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The fallacy of ‘freedom’: USAid and neoliberal policy in Egypt

The uprising that began in Egypt on January 25 and concluded more than 18 days later with the ouster of President Hosni Mubarak — a dictator who clung tenaciously to power for 30 years — has been rightfully celebrated as an historic turning point in international politics. But the meaning of the “revolution” remains far from decided. The cries for freedom that echoed from Tahrir Square carried more than just a demand for political liberty; Egyptians rose up not only against tyranny, but against the neoliberal economic order that has generated hunger, poverty, and profound inequality in Egypt for so long.

Over the past couple of decades, the Mubarak regime — with the help of the United States — implemented a battery of macroeconomic reforms that shifted wealth and power to the upper socioeconomic strata of the population. The consequences have been devastating. The privatisation of public services has put education and healthcare out of reach for many, and the elimination of subsidies and tariff barriers has undermined local businesses and driven up unemployment rates. At the same time, labour standards have been eviscerated and the tax burden shifted from the rich to the poor, which has strangled wage earners to the point of desperation.

Whose freedom is it?
These issues have been almost entirely obscured by the narrative of political freedom that has framed the revolution thus far. The irony in this is that the rhetoric of freedom is precisely the facade that the Mubarak regime used to justify the neoliberal transformation of Egypt in the first place. Market deregulation has been propped up in place of meaningful human freedom, largely according to a playbook provided by the United States and implemented by USAid.

Since Mubarak assumed power in 1981, the United States has granted more than $60-billion in aid to Egypt. It is common to point out that most of this money has been transferred in the form of military aid — $1,3-billion per year since the Camp David Accords in 1979 — designed to help Egypt purchase American equipment like tanks and teargas canisters. But, perhaps even more importantly, the United States has also dispensed an average of $815-million per year in economic assistance, distributed by USAid’s 300-person office in Cairo in the name of promoting “market freedom”.

Technically, this money is supposed to support initiatives that “reduce poverty,” “create jobs”, and “promote regional stability”. But a closer look shows that the overriding policy objective is to pry open the Egyptian economy for the benefit of US business with little regard for the well-being of the people. In 1991 — a watershed moment in Egypt’s economic history — Mubarak signed structural adjustment agreements with the International Monetary Fund and the World Bank, which were reinforced the following year by USAid’s Sector Policy Reform Programme in a move that brought the total amount of disbursements for economic liberalization to $2.3bn.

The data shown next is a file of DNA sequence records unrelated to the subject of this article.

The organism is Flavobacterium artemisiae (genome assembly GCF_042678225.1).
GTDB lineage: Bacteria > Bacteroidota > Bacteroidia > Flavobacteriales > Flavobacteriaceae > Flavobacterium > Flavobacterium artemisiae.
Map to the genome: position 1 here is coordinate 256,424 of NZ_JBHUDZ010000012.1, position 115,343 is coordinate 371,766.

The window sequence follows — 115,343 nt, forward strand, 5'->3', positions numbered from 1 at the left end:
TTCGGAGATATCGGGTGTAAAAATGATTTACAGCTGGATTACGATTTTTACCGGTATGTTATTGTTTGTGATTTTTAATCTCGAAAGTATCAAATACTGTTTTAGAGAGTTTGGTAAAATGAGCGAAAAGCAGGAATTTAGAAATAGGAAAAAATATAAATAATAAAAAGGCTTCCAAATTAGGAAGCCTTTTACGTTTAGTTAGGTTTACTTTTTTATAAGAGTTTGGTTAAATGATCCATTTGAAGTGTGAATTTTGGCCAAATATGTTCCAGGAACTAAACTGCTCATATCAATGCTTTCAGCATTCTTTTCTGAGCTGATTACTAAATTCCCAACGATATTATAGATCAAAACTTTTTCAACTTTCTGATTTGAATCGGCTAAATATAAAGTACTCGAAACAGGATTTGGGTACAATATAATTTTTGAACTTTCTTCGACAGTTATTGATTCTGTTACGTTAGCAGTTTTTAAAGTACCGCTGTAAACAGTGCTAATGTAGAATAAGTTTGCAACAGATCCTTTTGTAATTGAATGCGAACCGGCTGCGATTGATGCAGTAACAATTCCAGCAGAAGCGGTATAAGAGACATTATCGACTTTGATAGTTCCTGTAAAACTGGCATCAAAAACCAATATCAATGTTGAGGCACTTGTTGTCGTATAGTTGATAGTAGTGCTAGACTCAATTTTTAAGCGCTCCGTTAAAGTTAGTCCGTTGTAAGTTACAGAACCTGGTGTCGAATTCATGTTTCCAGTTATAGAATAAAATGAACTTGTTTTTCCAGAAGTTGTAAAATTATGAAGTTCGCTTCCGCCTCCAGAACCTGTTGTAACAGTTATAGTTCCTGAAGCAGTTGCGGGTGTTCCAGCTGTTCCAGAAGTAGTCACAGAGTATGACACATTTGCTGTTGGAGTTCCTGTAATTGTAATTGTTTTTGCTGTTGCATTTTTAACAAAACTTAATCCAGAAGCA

In 1994, USAid underwrote the US-Egypt Partnership for Economic Growth and Development — led by then-vice-president Al Gore — which sought to reshuffle the Egyptian Cabinet and appoint a new Prime Minister, Kamal Ganzouri, who would endorse a neoliberal vision of private, export-oriented growth. When the proposed new leaders assumed power in 1996, USAid praised them in a statement to Congress, which read: “The new Cabinet is committed to liberalising the economy by deregulating the trade sector, increasing competition in the financial sector and accelerating the pace of privatisation.”

Give and take
To keep this process moving, USAid gave $200-million each year to the Egyptian government in handouts to encourage “the achievement of policy reform measures” such as “continuing reduction in tariffs” and the privatisation of 314 government-owned companies. An additional 25% of the USAid budget has traditionally been disbursed through the Commodity Import Programme to help Egypt buy American-made goods and reinforce bilateral trade. For the Egyptian people, however, the downside of these initiatives is that they undercut local manufactures, encourage foreign monopolies, and ultimately contribute to unemployment, which has risen to 25% in recent years and reaches as high as 30% among the young.

As a condition for this aid, USAid required Egypt to shift its formidable agricultural capacity away from staple foods and toward export crops such as cotton, grapes, and strawberries in order to generate foreign currency to pay off its burgeoning debt to the US. USAid first began to facilitate this process in the 1980s through its Agricultural Mechanisation Project, which was designed to develop the productive capacity of Egyptian export agriculture by financing the purchase of American machinery. In the end — despite USAid’s projections to the contrary — the programme did very little to help common farmers. Instead, it disproportionately benefitted the few large landholders who could afford to take out the loans, while slashing the demand for agricultural labour and causing rural wages to plummet.